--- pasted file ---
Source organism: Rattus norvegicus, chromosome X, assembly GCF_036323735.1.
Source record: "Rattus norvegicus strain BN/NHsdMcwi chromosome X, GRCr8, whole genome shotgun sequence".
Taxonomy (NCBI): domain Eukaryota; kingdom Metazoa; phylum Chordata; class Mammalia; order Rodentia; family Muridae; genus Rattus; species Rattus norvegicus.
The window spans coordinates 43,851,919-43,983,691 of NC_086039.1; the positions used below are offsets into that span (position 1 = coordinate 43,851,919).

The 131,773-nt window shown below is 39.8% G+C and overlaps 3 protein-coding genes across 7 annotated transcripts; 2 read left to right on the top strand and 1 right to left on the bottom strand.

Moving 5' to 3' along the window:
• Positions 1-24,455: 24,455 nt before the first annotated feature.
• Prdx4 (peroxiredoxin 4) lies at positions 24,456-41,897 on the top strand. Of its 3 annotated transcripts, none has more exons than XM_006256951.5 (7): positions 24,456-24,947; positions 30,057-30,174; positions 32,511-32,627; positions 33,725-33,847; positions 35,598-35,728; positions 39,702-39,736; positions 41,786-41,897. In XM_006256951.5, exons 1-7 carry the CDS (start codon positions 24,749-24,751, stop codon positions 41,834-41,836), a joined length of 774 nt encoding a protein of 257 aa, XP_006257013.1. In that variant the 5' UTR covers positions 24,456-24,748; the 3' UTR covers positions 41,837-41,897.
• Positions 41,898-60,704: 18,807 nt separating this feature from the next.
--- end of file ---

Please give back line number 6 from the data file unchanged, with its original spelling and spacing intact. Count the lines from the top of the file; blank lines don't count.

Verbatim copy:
Moving 5' to 3' along the window: